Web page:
Interindividual behavioral differences, environmental interactions, and the complex mixture of dietary factors make the identification of specific risk factors of the Western-style diet and the elucidation of mechanisms of metabolic and renal diseases a challenging task. Four major risk factors, i.e., animal fat, animal protein, sugar, and sodium chloride, are discussed below in more detail, including recent insight into mechanisms contributing to impaired kidney function.
A High-Fat Diet as a Risk Factor for CKD
The Western-style diet is high in animal fat with high levels of saturated fats and trans-fatty acids. A cross-sectional study (Reasons for Geographic and Racial Differences in Stroke Study; REGARDS), including more than 19,000 adults >45 yr of age, found a significant association between saturated fat intake and hyperalbuminuria (95). Other subtypes of fat such as PUFAs and trans-fatty acids were associated neither with hyperalbuminuria nor with estimated glomerular filtration rate. Another study (Blue Mountains Eye Study), including 2,600 participants >50 yr of age, analyzed the impact of the consumption of PUFAs and fish on the prevalence of CKD (62). A significantly lower incidence of CKD was observed for participants in the highest quartile of long-chain n-3 PUFA intake and of fish consumption compared with those in the lowest quartile of intake. In contrast, total n-3 PUFA and total n-6 PUFA were not significantly associated with CKD. An association of the intake of cholesterol and of total, saturated, monounsaturated, and trans-fat with an increased risk of renal cell carcinoma was found by another study (69). The intakes of PUFAs, n-3 and n-6 PUFAs, were not associated, but high fiber intake was inversely associated with the risk of renal cell carcinoma. These observations emphasize the importance of the composition of dietary fat regarding adverse effects on metabolic and renal functions.
A large number of studies in rodents address potential mechanisms responsible for the Western-style diet-induced development of kidney disease (Fig. 2). Most of them are based on animals on high-fat diet. Nevertheless, a clear assignment of the observed effects to specific dietary factors is often difficult due to the type of diet used in treated vs. control animals. The adverse effects of dietary saturated fats on kidney function, however, are supported by several recent studies. Streptozotocin-induced diabetic rats fed a lard diet containing high amounts of saturated fats for 11 days showed elevated levels of plasma ketone, total cholesterol, and triglycerides compared with rats fed a diet where the fat content of lard was replaced by PUFA-rich rapeseed oil (154). The lard-fed animals had higher albuminuria and renal triglyceride levels, with a positive correlation between these two factors. Furthermore, they had increased renal sterol-regulatory element binding protein (SREBP)-1 levels compared with rapeseed oil-treated rats. Thus saturated fats may promote the progression of diabetic nephropathy while PUFAs may exert protective effects. Adverse effects are also known for high dietary cholesterol. Marked glomerular hypertrophy was observed in uninephrectomized rats challenged with a high-cholesterol diet (117). Inhibition of HMG-CoA reductase by statins was found to preserve renal function in ⅚ nephrectomized rats, indicating a key role of the kidney in cholesterol homeostasis (58, 78).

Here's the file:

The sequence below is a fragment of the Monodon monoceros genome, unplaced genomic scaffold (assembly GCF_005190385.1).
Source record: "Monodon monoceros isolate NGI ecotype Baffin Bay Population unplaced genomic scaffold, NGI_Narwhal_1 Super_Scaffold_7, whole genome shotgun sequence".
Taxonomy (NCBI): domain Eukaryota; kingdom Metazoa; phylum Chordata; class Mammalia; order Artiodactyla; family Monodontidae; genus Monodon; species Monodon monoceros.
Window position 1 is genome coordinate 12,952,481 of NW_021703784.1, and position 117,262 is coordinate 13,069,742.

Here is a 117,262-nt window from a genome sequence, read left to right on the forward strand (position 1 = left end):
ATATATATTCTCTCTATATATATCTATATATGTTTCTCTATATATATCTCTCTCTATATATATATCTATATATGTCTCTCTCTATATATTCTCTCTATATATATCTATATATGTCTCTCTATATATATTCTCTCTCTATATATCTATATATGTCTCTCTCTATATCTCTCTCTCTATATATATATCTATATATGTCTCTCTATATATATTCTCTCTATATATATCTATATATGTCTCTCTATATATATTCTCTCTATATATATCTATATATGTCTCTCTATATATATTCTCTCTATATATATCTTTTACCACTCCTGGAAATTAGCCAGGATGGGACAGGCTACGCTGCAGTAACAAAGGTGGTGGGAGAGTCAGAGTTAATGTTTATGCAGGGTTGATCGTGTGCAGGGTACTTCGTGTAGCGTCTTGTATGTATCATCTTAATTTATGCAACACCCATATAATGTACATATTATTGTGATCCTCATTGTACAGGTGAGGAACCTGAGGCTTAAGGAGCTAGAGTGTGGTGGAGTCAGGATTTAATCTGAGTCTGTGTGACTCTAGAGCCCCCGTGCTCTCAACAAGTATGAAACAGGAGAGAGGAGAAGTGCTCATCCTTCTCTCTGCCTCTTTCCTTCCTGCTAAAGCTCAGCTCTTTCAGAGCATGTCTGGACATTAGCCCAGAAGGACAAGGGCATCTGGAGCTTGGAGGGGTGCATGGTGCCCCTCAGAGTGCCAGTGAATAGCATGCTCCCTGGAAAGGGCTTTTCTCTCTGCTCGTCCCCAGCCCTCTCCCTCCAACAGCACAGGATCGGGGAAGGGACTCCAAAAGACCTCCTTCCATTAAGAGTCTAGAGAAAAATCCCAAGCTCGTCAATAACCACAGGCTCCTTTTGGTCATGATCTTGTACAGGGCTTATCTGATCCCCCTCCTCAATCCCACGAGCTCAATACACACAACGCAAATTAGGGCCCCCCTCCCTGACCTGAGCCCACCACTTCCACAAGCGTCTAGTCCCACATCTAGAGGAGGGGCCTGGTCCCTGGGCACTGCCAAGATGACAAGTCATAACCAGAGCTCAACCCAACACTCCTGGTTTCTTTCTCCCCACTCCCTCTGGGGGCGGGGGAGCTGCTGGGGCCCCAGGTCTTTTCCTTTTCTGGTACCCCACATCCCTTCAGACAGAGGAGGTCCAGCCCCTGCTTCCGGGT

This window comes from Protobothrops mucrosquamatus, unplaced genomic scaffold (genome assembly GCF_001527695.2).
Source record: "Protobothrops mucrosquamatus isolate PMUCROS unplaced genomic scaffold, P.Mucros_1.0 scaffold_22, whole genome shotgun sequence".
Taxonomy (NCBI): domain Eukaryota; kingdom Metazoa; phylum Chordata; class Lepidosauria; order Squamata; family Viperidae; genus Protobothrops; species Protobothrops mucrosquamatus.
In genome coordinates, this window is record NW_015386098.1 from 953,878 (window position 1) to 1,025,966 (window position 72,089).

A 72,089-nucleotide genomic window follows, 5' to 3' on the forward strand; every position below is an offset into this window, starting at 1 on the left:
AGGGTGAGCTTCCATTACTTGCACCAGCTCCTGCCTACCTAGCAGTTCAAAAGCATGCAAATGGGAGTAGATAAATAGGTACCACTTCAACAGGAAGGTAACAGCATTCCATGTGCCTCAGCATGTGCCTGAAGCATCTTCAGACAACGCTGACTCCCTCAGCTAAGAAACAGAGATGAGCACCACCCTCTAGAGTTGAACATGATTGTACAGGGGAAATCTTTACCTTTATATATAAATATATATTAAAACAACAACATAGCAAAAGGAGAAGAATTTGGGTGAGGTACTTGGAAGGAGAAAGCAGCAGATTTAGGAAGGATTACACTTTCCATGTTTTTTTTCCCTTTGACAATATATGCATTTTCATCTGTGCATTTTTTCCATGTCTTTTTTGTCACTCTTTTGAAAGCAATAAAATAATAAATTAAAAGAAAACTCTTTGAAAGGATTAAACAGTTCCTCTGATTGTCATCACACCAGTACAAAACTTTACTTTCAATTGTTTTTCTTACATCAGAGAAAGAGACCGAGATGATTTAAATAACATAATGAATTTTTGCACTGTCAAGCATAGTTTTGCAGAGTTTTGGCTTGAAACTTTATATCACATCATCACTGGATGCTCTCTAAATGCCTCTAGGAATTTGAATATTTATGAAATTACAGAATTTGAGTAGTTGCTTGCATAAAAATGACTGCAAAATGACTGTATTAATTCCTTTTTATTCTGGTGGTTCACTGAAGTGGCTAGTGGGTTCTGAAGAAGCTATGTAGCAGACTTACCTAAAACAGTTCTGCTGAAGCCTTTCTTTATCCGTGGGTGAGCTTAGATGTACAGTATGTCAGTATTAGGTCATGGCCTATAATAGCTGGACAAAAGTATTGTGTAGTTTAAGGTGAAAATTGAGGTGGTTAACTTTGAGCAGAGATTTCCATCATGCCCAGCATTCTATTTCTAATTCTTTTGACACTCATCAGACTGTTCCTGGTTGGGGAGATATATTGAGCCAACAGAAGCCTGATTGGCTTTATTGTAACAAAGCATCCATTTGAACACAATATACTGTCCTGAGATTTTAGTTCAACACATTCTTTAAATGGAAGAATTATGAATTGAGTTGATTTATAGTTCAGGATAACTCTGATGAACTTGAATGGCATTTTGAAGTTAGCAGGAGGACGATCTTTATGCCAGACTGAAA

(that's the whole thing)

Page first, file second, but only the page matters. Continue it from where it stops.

The adverse effects of high dietary fat content were confirmed in a study on obese fa/fa Zucker rats (43). The high-fat group was treated for 10 wk with a diet consisting of 35% kcal from fat, 15% kcal from protein, and 50% kcal from carbohydrates, compared with 13, 30, and 60%, respectively, in standard chow of control animals. Saturated fat, MUFAs, and PUFAs were 6.6, 15, and 10% for the high-fat diet compared with 1.6, 1.6, and 2.5% for standard chow, respectively. High-fat diet-treated rats developed proteinuria, had reduced plasma HDL, and showed higher levels of total renal cortical reactive oxygen species (ROS), plasma lipids, insulin, C-reactive protein, and blood urea nitrogen. Markers of inflammation (TNF-α and NF-κB) and oxidative stress (NADPH oxidase) were significantly higher in the renal cortex of obese Zucker rats on a high-fat diet compared with controls. The membrane-permeable radical scavenger 2-hydroxy-2,2,6,6-tetramethyl piperidine-N-oxyl (tempol) attenuated these effects, indicating that prevention of oxidative stress is beneficial at an early phase of diabetic nephropathy (Fig. 2). Similarly, inflammatory markers and oxidative stress markers were significantly increased in the renal cortex of Sprague-Dawley rats treated for 6 wk with a high-fat diet (58% fat-derived calories and a total of 5.4 kcal/g, compared with normal chow with 12% fat-derived calories and a total of 3.3 kcal/g) (44). Infusion of angiotensin II by osmotic pumps and high-fat feeding for another 4 wk potentiated oxidative stress and renal inflammation, without further exacerbating vascular dysfunction.